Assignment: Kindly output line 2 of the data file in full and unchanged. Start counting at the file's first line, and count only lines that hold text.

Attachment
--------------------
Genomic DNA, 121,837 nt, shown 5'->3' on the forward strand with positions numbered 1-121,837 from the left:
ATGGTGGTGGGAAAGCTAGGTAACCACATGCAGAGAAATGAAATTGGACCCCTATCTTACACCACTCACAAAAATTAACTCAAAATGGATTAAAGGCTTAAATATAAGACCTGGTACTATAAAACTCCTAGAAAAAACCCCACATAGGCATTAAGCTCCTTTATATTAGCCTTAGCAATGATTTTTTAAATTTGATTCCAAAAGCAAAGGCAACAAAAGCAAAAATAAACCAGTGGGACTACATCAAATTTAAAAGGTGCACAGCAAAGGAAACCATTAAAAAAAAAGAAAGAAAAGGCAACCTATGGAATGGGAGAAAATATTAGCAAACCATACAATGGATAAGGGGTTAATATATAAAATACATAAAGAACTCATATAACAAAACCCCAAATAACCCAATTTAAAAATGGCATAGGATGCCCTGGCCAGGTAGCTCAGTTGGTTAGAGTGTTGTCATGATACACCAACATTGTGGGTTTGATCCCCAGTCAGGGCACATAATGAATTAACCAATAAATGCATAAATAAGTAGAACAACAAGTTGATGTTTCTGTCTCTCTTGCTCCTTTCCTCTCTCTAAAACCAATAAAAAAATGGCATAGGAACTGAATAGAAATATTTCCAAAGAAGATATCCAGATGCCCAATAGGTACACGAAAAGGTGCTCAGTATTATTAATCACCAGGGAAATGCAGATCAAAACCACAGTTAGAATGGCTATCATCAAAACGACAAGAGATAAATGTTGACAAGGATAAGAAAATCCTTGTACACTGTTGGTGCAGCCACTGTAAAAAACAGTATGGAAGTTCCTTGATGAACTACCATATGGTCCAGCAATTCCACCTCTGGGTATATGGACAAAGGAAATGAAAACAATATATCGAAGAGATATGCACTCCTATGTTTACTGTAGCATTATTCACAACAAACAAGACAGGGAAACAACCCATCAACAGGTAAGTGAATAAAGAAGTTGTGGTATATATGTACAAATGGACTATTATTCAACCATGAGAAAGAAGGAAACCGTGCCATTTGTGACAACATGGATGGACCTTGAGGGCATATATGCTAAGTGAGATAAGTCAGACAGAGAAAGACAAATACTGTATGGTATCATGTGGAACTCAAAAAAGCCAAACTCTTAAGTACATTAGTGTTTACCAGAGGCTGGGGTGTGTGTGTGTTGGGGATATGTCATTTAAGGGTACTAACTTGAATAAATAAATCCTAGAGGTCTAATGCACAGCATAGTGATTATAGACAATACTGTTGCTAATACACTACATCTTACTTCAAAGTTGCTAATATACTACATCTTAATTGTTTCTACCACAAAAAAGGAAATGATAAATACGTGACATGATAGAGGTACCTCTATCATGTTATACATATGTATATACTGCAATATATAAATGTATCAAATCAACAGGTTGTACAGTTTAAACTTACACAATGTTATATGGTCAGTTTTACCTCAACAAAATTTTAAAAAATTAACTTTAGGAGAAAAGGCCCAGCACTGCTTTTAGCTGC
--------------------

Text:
ATGGTGGTGGGAAAGCTAGGTAACCACATGCAGAGAAATGAAATTGGACCCCTATCTTACACCACTCACAAAAATTAACTCAAAATGGATTAAAGGCTTAAATATAAGACCTGGTACTATAAAACTCCTAGAAAAAACCCCACATAGGCATTAAGCTCCTTTATATTAGCCTTAGCAATGATTTTTTAAATTTGATTCCAAAAGCAAAGGCAACAAAAGCAAAAATAAACCAGTGGGACTACATCAAATTTAAAAGGTGCACAGCAAAGGAAACCATTAAAAAAAAAGAAAGAAAAGGCAACCTATGGAATGGGAGAAAATATTAGCAAACCATACAATGGATAAGGGGTTAATATATAAAATACATAAAGAACTCATATAACAAAACCCCAAATAACCCAATTTAAAAATGGCATAGGATGCCCTGGCCAGGTAGCTCAGTTGGTTAGAGTGTTGTCATGATACACCAACATTGTGGGTTTGATCCCCAGTCAGGGCACATAATGAATTAACCAATAAATGCATAAATAAGTAGAACAACAAGTTGATGTTTCTGTCTCTCTTGCTCCTTTCCTCTCTCTAAAACCAATAAAAAAATGGCATAGGAACTGAATAGAAATATTTCCAAAGAAGATATCCAGATGCCCAATAGGTACACGAAAAGGTGCTCAGTATTATTAATCACCAGGGAAATGCAGATCAAAACCACAGTTAGAATGGCTATCATCAAAACGACAAGAGATAAATGTTGACAAGGATAAGAAAATCCTTGTACACTGTTGGTGCAGCCACTGTAAAAAACAGTATGGAAGTTCCTTGATGAACTACCATATGGTCCAGCAATTCCACCTCTGGGTATATGGACAAAGGAAATGAAAACAATATATCGAAGAGATATGCACTCCTATGTTTACTGTAGCATTATTCACAACAAACAAGACAGGGAAACAACCCATCAACAGGTAAGTGAATAAAGAAGTTGTGGTATATATGTACAAATGGACTATTATTCAACCATGAGAAAGAAGGAAACCGTGCCATTTGTGACAACATGGATGGACCTTGAGGGCATATATGCTAAGTGAGATAAGTCAGACAGAGAAAGACAAATACTGTATGGTATCATGTGGAACTCAAAAAAGCCAAACTCTTAAGTACATTAGTGTTTACCAGAGGCTGGGGTGTGTGTGTGTTGGGGATATGTCATTTAAGGGTACTAACTTGAATAAATAAATCCTAGAGGTCTAATGCACAGCATAGTGATTATAGACAATACTGTTGCTAATACACTACATCTTACTTCAAAGTTGCTAATATACTACATCTTAATTGTTTCTACCACAAAAAAGGAAATGATAAATACGTGACATGATAGAGGTACCTCTATCATGTTATACATATGTATATACTGCAATATATAAATGTATCAAATCAACAGGTTGTACAGTTTAAACTTACACAATGTTATATGGTCAGTTTTACCTCAACAAAATTTTAAAAAATTAACTTTAGGAGAAAAGGCCCAGCACTGCTTTTAGCTGC